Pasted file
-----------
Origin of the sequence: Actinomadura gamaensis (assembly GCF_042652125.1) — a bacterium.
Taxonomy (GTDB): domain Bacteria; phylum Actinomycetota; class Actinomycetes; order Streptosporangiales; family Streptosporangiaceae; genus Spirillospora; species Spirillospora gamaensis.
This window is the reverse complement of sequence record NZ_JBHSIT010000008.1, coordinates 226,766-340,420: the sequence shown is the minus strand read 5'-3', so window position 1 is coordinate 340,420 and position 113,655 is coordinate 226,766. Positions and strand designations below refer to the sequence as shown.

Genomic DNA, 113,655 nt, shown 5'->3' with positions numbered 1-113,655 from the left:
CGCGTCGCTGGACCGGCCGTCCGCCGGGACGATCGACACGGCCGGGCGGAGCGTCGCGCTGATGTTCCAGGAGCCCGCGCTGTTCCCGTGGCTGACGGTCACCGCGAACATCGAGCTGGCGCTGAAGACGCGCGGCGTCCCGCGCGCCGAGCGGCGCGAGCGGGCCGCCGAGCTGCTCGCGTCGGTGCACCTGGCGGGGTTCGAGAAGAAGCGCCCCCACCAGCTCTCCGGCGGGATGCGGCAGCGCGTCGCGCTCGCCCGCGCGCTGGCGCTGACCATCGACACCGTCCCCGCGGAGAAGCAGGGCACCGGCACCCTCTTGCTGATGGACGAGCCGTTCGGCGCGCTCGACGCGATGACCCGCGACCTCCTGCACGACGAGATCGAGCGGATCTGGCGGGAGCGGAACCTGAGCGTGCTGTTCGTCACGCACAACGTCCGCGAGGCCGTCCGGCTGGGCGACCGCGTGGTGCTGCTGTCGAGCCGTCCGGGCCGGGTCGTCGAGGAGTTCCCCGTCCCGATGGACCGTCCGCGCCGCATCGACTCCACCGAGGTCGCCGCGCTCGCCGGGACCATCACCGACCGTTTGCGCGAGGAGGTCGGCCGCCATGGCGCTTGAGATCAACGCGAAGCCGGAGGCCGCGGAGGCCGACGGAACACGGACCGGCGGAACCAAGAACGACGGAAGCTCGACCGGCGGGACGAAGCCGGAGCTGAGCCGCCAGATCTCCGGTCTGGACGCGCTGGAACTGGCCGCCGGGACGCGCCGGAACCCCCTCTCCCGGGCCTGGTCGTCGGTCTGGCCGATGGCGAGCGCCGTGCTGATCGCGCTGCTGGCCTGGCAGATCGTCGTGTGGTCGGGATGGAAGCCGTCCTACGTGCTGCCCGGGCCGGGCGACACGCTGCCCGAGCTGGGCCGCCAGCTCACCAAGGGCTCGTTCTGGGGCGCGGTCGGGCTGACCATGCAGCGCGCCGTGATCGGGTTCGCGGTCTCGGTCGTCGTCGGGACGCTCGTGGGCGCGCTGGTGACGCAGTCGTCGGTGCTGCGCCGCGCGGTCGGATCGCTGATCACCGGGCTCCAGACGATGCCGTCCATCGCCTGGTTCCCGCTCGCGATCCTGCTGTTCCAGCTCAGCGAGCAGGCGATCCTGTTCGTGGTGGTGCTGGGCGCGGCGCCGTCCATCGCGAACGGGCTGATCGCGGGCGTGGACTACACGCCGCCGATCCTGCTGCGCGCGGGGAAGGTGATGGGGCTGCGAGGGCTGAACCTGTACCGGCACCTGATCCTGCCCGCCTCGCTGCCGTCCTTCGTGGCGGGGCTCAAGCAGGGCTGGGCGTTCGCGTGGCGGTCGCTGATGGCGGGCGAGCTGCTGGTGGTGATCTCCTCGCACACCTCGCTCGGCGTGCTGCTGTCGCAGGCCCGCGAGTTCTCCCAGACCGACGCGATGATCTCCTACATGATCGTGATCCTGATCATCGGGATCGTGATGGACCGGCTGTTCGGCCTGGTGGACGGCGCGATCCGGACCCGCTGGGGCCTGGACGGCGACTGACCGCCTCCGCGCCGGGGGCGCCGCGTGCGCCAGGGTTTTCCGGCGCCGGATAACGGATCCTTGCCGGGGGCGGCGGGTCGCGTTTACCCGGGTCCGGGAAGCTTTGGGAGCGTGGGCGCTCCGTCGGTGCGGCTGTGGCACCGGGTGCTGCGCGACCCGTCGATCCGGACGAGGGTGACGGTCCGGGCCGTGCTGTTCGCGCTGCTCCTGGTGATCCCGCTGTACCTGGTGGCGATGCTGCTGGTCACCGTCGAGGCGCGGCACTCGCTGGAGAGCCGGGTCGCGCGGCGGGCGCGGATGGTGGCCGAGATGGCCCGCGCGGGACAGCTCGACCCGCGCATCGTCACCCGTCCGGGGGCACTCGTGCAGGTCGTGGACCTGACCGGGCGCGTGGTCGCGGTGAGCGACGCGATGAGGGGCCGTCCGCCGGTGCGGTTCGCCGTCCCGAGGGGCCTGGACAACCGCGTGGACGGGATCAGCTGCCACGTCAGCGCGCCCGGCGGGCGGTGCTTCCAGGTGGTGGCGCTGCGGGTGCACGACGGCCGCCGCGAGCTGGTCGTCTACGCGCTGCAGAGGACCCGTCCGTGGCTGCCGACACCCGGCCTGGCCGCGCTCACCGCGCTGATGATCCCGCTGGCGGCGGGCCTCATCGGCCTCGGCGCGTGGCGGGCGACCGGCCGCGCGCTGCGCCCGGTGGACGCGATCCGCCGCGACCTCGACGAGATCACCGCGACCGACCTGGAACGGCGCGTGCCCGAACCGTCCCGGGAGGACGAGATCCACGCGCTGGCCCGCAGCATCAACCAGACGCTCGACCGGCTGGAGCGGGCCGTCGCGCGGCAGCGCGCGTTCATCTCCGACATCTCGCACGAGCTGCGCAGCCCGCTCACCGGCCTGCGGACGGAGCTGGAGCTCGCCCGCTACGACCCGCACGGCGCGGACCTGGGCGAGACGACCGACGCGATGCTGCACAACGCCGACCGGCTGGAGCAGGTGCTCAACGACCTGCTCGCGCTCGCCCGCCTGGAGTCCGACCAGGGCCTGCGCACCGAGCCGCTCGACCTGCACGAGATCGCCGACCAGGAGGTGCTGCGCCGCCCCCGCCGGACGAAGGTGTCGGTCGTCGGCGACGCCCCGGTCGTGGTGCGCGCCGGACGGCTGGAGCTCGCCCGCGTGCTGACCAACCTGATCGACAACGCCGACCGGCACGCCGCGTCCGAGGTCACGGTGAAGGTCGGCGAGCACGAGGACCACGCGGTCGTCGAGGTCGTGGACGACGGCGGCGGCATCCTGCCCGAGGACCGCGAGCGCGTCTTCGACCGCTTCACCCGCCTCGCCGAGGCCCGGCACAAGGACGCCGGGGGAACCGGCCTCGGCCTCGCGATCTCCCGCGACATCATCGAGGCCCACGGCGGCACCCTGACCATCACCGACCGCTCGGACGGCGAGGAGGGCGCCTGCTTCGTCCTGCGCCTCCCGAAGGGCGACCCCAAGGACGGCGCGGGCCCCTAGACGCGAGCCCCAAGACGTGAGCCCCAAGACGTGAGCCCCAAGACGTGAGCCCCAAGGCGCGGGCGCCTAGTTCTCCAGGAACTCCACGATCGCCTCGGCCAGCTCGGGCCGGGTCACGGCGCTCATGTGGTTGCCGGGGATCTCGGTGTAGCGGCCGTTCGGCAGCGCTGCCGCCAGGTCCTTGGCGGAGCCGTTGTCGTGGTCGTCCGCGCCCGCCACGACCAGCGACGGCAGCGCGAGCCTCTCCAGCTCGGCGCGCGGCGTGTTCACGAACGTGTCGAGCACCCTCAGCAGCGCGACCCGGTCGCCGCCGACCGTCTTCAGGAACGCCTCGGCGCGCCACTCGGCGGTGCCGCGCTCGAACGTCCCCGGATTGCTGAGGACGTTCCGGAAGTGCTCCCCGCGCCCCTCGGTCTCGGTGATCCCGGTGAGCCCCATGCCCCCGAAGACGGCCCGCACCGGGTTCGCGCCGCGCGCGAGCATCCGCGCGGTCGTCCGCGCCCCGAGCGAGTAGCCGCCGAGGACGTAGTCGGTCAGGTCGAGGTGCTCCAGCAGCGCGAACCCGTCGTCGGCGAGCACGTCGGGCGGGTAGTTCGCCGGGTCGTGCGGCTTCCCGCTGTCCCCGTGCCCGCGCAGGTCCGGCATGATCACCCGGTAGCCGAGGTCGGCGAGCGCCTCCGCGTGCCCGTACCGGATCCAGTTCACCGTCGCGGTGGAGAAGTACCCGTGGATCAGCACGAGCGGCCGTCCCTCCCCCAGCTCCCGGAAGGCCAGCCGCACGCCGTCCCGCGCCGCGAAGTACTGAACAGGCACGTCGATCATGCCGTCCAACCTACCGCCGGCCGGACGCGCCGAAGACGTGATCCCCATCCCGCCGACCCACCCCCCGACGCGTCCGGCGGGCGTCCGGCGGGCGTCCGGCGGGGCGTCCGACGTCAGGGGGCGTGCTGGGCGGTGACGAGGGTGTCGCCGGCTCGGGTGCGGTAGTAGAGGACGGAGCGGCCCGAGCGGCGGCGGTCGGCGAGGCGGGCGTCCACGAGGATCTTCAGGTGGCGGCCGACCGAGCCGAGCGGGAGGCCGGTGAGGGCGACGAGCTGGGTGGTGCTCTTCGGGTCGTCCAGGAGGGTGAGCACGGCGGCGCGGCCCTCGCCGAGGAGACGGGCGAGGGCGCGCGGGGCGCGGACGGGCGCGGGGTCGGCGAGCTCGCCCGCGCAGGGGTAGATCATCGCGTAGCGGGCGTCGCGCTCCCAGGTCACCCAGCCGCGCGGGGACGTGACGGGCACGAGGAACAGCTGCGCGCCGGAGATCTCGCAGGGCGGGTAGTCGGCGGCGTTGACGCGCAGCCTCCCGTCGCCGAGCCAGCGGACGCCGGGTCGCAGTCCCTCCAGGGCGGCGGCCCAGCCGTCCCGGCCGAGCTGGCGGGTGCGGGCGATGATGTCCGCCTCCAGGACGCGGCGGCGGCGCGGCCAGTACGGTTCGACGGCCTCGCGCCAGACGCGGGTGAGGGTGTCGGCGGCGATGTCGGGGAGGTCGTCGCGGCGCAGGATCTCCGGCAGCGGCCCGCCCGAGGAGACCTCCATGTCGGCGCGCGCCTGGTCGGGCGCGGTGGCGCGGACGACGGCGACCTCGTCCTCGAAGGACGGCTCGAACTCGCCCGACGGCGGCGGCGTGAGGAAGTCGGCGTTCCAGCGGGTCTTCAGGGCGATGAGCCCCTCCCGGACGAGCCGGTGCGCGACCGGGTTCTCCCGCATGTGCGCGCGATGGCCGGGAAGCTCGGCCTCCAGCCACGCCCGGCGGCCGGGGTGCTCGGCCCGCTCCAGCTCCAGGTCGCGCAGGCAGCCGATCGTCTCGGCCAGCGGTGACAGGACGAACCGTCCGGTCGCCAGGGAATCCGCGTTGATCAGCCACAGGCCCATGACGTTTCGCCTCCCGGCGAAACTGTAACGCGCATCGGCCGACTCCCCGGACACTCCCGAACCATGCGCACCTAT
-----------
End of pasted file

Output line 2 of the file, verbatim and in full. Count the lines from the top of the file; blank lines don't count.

Taxonomy (GTDB): domain Bacteria; phylum Actinomycetota; class Actinomycetes; order Streptosporangiales; family Streptosporangiaceae; genus Spirillospora; species Spirillospora gamaensis.